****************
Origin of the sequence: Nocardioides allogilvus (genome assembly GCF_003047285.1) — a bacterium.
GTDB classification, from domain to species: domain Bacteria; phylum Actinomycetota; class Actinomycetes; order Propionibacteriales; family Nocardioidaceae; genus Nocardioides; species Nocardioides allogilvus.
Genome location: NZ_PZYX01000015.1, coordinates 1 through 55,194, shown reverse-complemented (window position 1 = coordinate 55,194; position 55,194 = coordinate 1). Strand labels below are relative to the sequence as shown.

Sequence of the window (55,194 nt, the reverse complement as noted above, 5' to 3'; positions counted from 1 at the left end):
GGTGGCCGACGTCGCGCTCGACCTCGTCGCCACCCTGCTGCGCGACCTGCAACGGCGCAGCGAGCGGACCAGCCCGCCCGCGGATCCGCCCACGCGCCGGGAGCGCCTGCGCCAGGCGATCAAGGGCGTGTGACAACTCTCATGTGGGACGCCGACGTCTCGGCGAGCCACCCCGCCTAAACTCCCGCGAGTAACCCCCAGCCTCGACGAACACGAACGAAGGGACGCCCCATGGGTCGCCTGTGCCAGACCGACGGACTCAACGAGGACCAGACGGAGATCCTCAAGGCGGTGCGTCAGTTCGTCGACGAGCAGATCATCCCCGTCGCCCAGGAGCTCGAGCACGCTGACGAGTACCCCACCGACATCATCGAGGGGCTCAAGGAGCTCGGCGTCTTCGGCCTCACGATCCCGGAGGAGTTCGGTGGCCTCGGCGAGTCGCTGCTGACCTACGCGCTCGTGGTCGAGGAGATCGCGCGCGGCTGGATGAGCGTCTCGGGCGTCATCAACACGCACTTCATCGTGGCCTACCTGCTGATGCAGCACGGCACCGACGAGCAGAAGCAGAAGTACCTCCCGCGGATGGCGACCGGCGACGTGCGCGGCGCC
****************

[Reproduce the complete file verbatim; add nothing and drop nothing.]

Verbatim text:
Origin of the sequence: Nocardioides allogilvus (genome assembly GCF_003047285.1) — a bacterium.
GTDB classification, from domain to species: domain Bacteria; phylum Actinomycetota; class Actinomycetes; order Propionibacteriales; family Nocardioidaceae; genus Nocardioides; species Nocardioides allogilvus.
Genome location: NZ_PZYX01000015.1, coordinates 1 through 55,194, shown reverse-complemented (window position 1 = coordinate 55,194; position 55,194 = coordinate 1). Strand labels below are relative to the sequence as shown.

Sequence of the window (55,194 nt, the reverse complement as noted above, 5' to 3'; positions counted from 1 at the left end):
GGTGGCCGACGTCGCGCTCGACCTCGTCGCCACCCTGCTGCGCGACCTGCAACGGCGCAGCGAGCGGACCAGCCCGCCCGCGGATCCGCCCACGCGCCGGGAGCGCCTGCGCCAGGCGATCAAGGGCGTGTGACAACTCTCATGTGGGACGCCGACGTCTCGGCGAGCCACCCCGCCTAAACTCCCGCGAGTAACCCCCAGCCTCGACGAACACGAACGAAGGGACGCCCCATGGGTCGCCTGTGCCAGACCGACGGACTCAACGAGGACCAGACGGAGATCCTCAAGGCGGTGCGTCAGTTCGTCGACGAGCAGATCATCCCCGTCGCCCAGGAGCTCGAGCACGCTGACGAGTACCCCACCGACATCATCGAGGGGCTCAAGGAGCTCGGCGTCTTCGGCCTCACGATCCCGGAGGAGTTCGGTGGCCTCGGCGAGTCGCTGCTGACCTACGCGCTCGTGGTCGAGGAGATCGCGCGCGGCTGGATGAGCGTCTCGGGCGTCATCAACACGCACTTCATCGTGGCCTACCTGCTGATGCAGCACGGCACCGACGAGCAGAAGCAGAAGTACCTCCCGCGGATGGCGACCGGCGACGTGCGCGGCGCC